Tesla Unveils Financing Program

DETROIT (AP) — Electric car maker Tesla Motors Inc. says it has joined with two banks to finance a 10 percent down payment on its new Model S sedan.

The company also will give buyers the option to sell the car back to Tesla after three years at a value guaranteed by the automaker. The financing program makes buying the car similar to leasing it, Tesla said in a statement.

US Bank and Wells Fargo will make loans for the down payment, which eventually would be covered by a $7,500 federal tax credit for electric car buyers.

The Model S, which has a range of about 265 miles per electrical charge, has a starting price of $69,900. Tesla will guarantee that the car's value won't drop at a larger percentage rate than the Mercedes S Class. If the Model S values are higher than the Mercedes, Tesla will pay the market rate, the company said.

The Mercedes S class currently is worth 47 percent of its original sticker price after three years, according to the Kelley Blue Book pricing service.

The Tesla financing program will expand the market for the Model S to people who don't want to make a big down payment, and it also frees people from worrying about whether their electric car will depreciate as the batteries get older, Tesla co-founder and CEO Elon Musk said.

"This announcement is about improving affordability and giving people peace of mind," Musk told reporters.

Buyers would sign up for a 66-month, 2.95 percent loan if they take part in the program, said Musk, who added that he personally will guarantee the car's trade-in value in addition to the company.

"No matter what happens, people should feel confident that the residual value of their car would remain what we're committing to here. I'm essentially making myself personally liable for that," Musk said.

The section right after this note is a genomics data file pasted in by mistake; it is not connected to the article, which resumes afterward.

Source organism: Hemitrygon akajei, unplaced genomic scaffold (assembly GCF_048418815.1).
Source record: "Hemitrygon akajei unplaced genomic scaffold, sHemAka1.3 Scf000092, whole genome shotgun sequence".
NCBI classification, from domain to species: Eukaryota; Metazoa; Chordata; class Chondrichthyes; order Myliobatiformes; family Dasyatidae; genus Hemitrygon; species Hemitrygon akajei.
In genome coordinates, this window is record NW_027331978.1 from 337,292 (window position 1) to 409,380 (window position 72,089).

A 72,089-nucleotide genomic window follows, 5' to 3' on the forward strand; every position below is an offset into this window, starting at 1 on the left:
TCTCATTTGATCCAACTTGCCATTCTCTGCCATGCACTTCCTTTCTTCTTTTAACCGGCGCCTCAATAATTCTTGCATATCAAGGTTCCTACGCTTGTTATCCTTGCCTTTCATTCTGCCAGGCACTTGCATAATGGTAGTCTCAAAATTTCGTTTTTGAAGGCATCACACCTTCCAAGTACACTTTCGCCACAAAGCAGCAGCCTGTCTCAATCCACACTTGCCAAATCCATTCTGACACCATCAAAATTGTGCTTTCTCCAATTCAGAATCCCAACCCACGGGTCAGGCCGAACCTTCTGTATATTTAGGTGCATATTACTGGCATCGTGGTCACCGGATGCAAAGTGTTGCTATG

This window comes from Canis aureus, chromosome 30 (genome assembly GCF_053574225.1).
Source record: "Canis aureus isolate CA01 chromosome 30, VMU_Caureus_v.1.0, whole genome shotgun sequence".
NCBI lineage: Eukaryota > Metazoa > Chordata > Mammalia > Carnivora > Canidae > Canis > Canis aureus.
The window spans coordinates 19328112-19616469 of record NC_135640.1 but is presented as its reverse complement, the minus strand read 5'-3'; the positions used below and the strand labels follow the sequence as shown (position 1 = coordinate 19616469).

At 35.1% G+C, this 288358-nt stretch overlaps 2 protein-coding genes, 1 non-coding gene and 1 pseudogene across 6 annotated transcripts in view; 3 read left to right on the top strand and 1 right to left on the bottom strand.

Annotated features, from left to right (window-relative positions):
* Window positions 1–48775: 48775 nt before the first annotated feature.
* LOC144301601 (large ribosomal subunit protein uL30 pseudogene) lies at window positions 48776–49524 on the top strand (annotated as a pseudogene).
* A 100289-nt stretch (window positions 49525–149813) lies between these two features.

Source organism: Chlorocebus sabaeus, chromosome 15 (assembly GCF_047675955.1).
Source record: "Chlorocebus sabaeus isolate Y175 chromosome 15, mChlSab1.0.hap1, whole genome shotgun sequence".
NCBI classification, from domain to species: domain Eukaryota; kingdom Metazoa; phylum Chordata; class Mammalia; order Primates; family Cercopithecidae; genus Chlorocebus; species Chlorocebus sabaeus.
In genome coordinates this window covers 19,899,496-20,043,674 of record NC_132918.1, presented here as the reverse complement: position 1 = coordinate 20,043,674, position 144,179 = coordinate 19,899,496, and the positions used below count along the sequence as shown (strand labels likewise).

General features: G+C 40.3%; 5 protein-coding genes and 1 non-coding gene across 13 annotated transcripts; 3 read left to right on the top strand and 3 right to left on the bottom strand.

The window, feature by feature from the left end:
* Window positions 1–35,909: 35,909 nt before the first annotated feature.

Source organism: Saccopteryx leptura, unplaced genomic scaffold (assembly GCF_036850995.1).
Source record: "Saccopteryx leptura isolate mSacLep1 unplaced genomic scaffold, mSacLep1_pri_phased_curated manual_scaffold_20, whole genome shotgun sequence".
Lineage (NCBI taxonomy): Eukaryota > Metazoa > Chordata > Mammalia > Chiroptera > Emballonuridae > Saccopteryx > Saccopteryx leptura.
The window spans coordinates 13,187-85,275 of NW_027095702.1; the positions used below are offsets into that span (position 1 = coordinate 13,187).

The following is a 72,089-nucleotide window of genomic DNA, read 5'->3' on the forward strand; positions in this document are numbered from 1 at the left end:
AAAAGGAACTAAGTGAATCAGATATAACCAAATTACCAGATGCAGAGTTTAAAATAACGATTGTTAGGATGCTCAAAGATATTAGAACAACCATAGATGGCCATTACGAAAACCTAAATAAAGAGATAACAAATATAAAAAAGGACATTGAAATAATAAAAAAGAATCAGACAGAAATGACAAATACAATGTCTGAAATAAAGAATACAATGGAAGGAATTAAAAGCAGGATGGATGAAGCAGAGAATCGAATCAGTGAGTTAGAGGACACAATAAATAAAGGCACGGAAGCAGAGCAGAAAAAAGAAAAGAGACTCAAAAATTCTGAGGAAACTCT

Tesla's website says a typical monthly payment on a $79,900 Model S with an 85-kilowatt-hour battery would be $1,199 per month, but that would be partially offset by savings from not having to buy gasoline and other factors.

Last week, Musk promised an announcement to his Twitter followers and said he is "going to put my money where my mouth is" in a major way.

Shares of the Palo Alto, Calif.-based Tesla closed up 41 cents at $44.34 on Tuesday. They fell 83 cents in after-hours trading.

Last year the company was selling two all-electric models, the $109,000 Roadster and the Model S. The company sold about 2,150 Roadsters before it was phased out as the Model S went on sale. Tesla has lost money since sales of the Roadster began in 2008, and the company is banking on the cheaper Model S to expand its market.

Tesla said Sunday night that it will post a first-quarter net profit and said that Model S sales during the first quarter have exceeded 4,750 cars. That's above the prior guidance of 4,500. Previously the company said it would be slightly profitable in the first quarter, excluding noncash option and warrant expenses.

Last year, Tesla lost $396.2 million, or $3.69 per share.

In February Musk said his company plans to pay back a 10-year, $465 million Energy Department loan in half the time required by the government.

Tesla made its first loan payment of nearly $13 million in December. A second payment is due this month.

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